Unlike American coconut cream pie, which called for a package of dried, sweetened coconut flakes, the Bahamian version required an actual coconut. My husband bought two from the local grocery store, in case one had spoiled during its long journey from the tropics to suburban New Jersey. There was no way of knowing if the flesh was good until he broke them open on the driveway with hard thuds, his hands cold from the November chill. Once the coconuts were split into rough shards, he spent the better part of an hour using the box grater, nicking his fingers when the pieces got too small. With a wooden spoon, he folded the fluffy, snow-white flakes into a creamy mix of condensed milk, egg yolks, vanilla, and melted butter. When the pie came out of the oven, it looked like a pale yellow moon. 

Our first Thanksgiving with my in-laws was special. It was their first taste of this all-American holiday – served, ironically, by a team of immigrants. There was fresh excitement around my mother’s dining room table, which was extended with two extra leaves to accommodate the group. 

“Break my plate!” my father-in-law joked as we served him. I soon learned that the meaning of this Bahamian phrase was to load up his plate with so much food that the plate would actually break – an exaggeration to be sure, but not impossible in this meal-centric holiday.

Dinner was a success, but the ceremonial pie cutting went differently than it had in previous years. Instead of being excited to try all the options, our guests were only hungry for the coconut pie. Though my in-laws had for many years enjoyed my banana bread, carrot cake, and blueberry scones, they had no interest in my pies, which languished on the table, almost intact, save for a pity slice here and there. The coconut pie transported the whole table to the islands, and everyone – even my own mother – agreed it was the best pie they had ever tasted. As I listened to their praise, I tried to hide my embarrassment by having a slice. But each bite lodged in my throat. My ego was too bruised to enjoy its creamy texture, and the sweet-but-not-too-sweet, coconut-rich flavor.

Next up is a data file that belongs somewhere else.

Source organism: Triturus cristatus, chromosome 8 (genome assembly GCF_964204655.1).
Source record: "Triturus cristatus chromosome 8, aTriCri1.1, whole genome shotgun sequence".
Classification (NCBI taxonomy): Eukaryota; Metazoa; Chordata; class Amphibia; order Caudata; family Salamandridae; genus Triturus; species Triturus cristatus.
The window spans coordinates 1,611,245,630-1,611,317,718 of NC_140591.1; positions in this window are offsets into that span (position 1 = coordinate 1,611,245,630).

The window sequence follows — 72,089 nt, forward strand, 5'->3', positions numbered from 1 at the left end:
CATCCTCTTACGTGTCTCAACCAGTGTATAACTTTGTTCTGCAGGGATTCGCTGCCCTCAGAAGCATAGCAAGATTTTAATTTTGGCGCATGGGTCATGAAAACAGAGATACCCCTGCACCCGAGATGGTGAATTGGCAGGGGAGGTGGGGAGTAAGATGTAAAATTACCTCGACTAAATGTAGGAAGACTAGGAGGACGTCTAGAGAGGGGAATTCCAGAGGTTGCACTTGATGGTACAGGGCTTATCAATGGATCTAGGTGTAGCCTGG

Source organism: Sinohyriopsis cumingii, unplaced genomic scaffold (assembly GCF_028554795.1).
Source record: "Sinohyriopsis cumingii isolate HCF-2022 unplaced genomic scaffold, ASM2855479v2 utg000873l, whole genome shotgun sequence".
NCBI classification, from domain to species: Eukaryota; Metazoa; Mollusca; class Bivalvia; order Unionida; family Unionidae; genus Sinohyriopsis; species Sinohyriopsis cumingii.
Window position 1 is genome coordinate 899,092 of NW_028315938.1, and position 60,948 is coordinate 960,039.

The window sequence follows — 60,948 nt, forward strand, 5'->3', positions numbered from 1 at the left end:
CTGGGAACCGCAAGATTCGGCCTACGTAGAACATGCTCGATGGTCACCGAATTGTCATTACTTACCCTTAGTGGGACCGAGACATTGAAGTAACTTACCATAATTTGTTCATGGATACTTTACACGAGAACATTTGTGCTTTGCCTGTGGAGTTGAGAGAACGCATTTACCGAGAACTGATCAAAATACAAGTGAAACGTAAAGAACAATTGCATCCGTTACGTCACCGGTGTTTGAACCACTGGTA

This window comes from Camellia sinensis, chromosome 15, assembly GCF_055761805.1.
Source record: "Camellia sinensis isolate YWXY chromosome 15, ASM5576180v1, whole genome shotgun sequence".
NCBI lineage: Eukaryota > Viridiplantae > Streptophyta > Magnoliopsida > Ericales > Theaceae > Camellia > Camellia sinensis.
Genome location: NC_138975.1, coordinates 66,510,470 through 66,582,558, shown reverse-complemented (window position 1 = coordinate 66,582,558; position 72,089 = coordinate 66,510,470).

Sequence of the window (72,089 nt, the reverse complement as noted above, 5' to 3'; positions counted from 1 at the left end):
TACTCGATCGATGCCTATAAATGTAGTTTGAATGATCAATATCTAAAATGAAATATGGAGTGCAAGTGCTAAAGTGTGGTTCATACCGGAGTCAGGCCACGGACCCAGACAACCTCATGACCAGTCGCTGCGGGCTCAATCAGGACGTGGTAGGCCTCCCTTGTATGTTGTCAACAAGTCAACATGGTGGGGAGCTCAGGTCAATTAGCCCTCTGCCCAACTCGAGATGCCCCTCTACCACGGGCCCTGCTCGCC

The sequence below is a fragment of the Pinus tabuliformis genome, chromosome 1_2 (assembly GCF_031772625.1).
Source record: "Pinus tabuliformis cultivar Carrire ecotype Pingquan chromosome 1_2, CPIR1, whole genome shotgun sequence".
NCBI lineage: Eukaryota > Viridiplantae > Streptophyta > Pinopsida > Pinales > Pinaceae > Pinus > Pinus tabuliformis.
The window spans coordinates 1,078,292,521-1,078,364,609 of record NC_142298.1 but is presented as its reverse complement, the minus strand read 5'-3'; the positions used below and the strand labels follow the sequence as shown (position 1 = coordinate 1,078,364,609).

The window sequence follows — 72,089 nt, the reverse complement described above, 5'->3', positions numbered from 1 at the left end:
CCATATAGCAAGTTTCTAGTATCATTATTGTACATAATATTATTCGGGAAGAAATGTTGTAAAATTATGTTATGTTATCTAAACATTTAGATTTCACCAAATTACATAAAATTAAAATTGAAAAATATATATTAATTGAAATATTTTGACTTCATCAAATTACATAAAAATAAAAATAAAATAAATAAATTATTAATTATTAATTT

As rejected as I felt, I couldn’t relay my disappointment to my husband, not wanting to seem petty and immature. But as we prepared for the next Thanksgiving, I braced for another humiliating scene. My husband doubled up on coconut pies, and I still baked a few. But my mood was sour, accompanied by passive-aggressive muttering under my breath about how “no one wanted my pies anyway.” 

My husband tried to reason with me. “Are you really upset about pie right now?” 

To which I replied, “Of course not!” And continued huffing around the kitchen. 

This charade continued for a few years. With the addition of our own young children, I was relieved to be excused from the bulk of the holiday baking. Coconut pie continued to reign supreme, and I was too exhausted to care. My contribution to the dessert menu diminished from a full repertoire to a single obligatory apple crisp.

Then, in September of 2022, our lives forever changed with the unexpected passing of my father-in-law. Deeply saddened by this sudden loss, I couldn’t fathom going through the motions of another Thanksgiving. As November approached, I imagined us weeping over plates of turkey, sweet potatoes, and green beans and decided we needed a new plan. That fall, in honor of my father-in-law, who loved to travel, we broke tradition and flew to Paris. It was the first time in my life I wasn’t at home for the holiday, the first time I wasn’t cooking, baking, and cleaning all day. With my husband, my mother, my mother-in-law, brothers-in-law, and our children, we ate our Thanksgiving meal at an Indian restaurant around the corner from our Airbnb in the Marais. Instead of pie, we feasted on French pastries for dessert. The menu and circumstances were vastly different from previous years, but we were that much more grateful to be together.

Less than a year later, my husband’s grandmother, the originator of the infamous coconut pie, passed away. In the wake of this loss, I’m thankful that my husband has learned her recipe; it’s one of the few ways we can keep her memory alive. Mother of thirteen children, grandmother, and great-grandmother to many, her work ethic and culinary mastery are embodied in this dish, which may well survive for generations. The cycle was as complete and enduring as the shape of the pie itself, that perfect, pale yellow moon.



Original artwork by Alex Knighten

About the Author

Sumitra Mattai is a writer and textile designer based in New York City. She holds a BFA in Textile Design from the Rhode Island School of Design and an MFA in Creative Writing from The New School. Her essays on family, food, and culture have been published widely. For more information, please visit her website,, or find her on Instagram @sumitramattai.